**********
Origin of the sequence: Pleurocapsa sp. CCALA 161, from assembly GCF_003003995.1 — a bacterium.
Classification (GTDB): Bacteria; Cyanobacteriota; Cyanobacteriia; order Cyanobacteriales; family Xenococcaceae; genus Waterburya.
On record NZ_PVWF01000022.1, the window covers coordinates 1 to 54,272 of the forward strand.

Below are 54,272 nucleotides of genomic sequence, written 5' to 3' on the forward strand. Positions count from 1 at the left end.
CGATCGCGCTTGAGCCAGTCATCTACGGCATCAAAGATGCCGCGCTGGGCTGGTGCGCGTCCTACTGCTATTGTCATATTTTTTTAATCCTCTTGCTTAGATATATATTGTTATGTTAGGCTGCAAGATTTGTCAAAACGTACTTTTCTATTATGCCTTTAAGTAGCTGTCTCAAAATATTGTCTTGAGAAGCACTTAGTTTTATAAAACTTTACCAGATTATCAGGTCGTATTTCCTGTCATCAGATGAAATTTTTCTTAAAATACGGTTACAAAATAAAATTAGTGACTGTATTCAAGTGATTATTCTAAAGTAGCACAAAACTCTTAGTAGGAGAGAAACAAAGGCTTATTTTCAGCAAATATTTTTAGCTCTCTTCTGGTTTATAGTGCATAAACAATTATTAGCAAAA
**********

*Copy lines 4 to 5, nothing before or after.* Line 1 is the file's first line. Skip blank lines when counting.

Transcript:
Below are 54,272 nucleotides of genomic sequence, written 5' to 3' on the forward strand. Positions count from 1 at the left end.
CGATCGCGCTTGAGCCAGTCATCTACGGCATCAAAGATGCCGCGCTGGGCTGGTGCGCGTCCTACTGCTATTGTCATATTTTTTTAATCCTCTTGCTTAGATATATATTGTTATGTTAGGCTGCAAGATTTGTCAAAACGTACTTTTCTATTATGCCTTTAAGTAGCTGTCTCAAAATATTGTCTTGAGAAGCACTTAGTTTTATAAAACTTTACCAGATTATCAGGTCGTATTTCCTGTCATCAGATGAAATTTTTCTTAAAATACGGTTACAAAATAAAATTAGTGACTGTATTCAAGTGATTATTCTAAAGTAGCACAAAACTCTTAGTAGGAGAGAAACAAAGGCTTATTTTCAGCAAATATTTTTAGCTCTCTTCTGGTTTATAGTGCATAAACAATTATTAGCAAAA